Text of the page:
Anthropologist Career

anthropologist-500Broadly speaking, anthropologists study humanity. From the earliest ancestors of humanity to the ways that we organize, govern, and even feed ourselves, anthropologists help to explain what it is to be human. In fact, many anthropologists also double as archaeologists, helping to explain the world of the past without the benefit of written records.

Due to the theoretical elements at play in a great deal of anthropology, that means many anthropologists are college professors. However, do not think that anthropology is only for the ivory tower – plenty of other anthropologists work to help explain even modern cultures to people.

Anthropologist Career Snapshot

Most anthropologists will work in an office, with many coupling those office hours with extensive time teaching students. Presentations and seminars are also common for anthropologists. That said, many anthropologists find time to do field research, which could take them to remote villages or on archaeological digs.

Further details on a career as an anthropologist are listed below (statistics from the May 2015 Bureau of Labor Statistics and Onet Online):


is the average yearly salary for anthropologists.


increase in employment between 2014 and 2024.


have a Master’s degree while 39% have a Doctoral degree.

Anthropologist Education

Due to the specialized work that anthropologists do, this is a highly educated group. The minimum to teach at a community college level, or to do any low-level anthropological work, is a master’s degree. More often than not, anthropologists have PhDs and years of research experience. Depending on their field of work, anthropologists have other fields of knowledge that they have to master. A cultural anthropologist may need to speak a number of different languages, both to read research in different libraries as well as to speak to people in the communities that they study. Meanwhile, a biological anthropologist will need to master some of the same scientific tools and methods as a chemist.

Anthropologist Job Duties

In addition to very often lecturing in a college setting, anthropologists also work for non-profit organizations and governmental entities. This work could have them spending time in libraries, traveling to foreign countries, or very often a combination of both.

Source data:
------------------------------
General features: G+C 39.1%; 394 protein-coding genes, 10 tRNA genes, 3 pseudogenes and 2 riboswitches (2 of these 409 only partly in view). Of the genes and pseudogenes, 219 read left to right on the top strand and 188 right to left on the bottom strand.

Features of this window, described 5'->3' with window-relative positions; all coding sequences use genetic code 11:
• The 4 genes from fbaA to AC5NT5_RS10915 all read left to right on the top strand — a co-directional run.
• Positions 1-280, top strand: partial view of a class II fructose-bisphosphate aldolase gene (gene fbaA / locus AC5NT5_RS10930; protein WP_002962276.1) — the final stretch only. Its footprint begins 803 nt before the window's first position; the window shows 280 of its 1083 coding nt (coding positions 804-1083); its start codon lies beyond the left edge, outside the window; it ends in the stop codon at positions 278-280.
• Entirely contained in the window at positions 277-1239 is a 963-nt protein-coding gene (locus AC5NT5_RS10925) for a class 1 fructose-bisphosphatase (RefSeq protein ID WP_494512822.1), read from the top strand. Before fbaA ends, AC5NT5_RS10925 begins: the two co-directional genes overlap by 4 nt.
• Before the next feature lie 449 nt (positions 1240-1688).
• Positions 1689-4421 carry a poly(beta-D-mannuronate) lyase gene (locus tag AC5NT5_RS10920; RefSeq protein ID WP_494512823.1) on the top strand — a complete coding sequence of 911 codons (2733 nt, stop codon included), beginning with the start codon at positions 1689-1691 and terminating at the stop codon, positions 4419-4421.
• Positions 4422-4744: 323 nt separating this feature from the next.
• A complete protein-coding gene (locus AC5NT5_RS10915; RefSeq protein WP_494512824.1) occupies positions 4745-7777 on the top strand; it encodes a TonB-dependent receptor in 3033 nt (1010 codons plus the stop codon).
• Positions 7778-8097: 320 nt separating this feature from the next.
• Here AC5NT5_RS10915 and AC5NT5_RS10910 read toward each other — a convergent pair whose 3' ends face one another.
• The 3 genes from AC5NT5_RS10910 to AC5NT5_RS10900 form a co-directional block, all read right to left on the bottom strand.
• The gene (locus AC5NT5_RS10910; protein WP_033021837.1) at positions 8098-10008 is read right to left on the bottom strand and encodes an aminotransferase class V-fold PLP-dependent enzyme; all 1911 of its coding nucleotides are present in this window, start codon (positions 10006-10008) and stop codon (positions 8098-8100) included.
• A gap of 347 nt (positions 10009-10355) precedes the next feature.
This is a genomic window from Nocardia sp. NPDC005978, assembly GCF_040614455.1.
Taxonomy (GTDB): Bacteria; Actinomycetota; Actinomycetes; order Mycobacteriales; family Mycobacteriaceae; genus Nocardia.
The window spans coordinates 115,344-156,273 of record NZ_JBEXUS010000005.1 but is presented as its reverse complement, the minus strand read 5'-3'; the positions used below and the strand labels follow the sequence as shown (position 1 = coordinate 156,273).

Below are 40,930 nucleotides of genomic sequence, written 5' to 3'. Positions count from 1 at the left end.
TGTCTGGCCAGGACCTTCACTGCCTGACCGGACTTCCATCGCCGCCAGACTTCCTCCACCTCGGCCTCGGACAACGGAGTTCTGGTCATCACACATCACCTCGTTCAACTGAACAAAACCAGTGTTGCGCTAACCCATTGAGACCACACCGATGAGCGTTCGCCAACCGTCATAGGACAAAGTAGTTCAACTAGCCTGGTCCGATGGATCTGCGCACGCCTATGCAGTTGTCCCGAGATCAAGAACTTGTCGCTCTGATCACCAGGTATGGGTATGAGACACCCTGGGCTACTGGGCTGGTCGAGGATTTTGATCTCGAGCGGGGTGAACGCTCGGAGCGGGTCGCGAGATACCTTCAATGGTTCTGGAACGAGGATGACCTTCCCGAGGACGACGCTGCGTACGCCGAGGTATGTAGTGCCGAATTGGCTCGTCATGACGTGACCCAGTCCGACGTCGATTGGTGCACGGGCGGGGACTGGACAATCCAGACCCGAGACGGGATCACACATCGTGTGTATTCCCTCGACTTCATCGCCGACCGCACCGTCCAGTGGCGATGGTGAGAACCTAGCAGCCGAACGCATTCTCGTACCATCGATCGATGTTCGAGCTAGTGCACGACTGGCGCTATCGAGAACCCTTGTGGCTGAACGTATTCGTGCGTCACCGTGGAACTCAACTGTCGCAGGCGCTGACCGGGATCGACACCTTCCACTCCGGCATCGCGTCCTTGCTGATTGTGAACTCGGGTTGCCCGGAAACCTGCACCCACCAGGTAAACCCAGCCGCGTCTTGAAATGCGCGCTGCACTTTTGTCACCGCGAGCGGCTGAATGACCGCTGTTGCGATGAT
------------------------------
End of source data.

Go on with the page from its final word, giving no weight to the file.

Anthropologist Salaries

Anthropologists are well paid for their education, but not the point of riches. The average anthropologist makes $61,220 per year according to 2015 reports. Meanwhile, the highest paid in the profession clear just under $100,000 a year.

Anthropologist Job Outlook

While anthropology will always be necessary to help explain humanity, that does not mean that it is a booming field. The sector is only expected to grow by about 4% over the next ten years, compared to 6% for jobs across the economy. As such, if you want to be an anthropologist, it is important to make sure that your credentials are stellar.

Anthropologist Skills & Traits

Anthropologist Skill Set:Required Abilities:Tools Used by Anthropologists:Typical Work Activities:
• Speaking
• Active Listening
• Critical Thinking
• Reading Comprehension
• Science
• Deductive Reasoning
• Inductive Reasoning
• Oral Comprehension
• Oral Expression
• Written Comprehension
• Calipers
• Deoxyribonucleic sequence analyzers
• Radarbased surveillance systems
• Scanners
• X ray radiography examination equipment
• Getting Information
• Analyzing Data or Information
• Processing Information
• Interpreting the Meaning of Information for Others
• Identifying Objects, Actions, and Events

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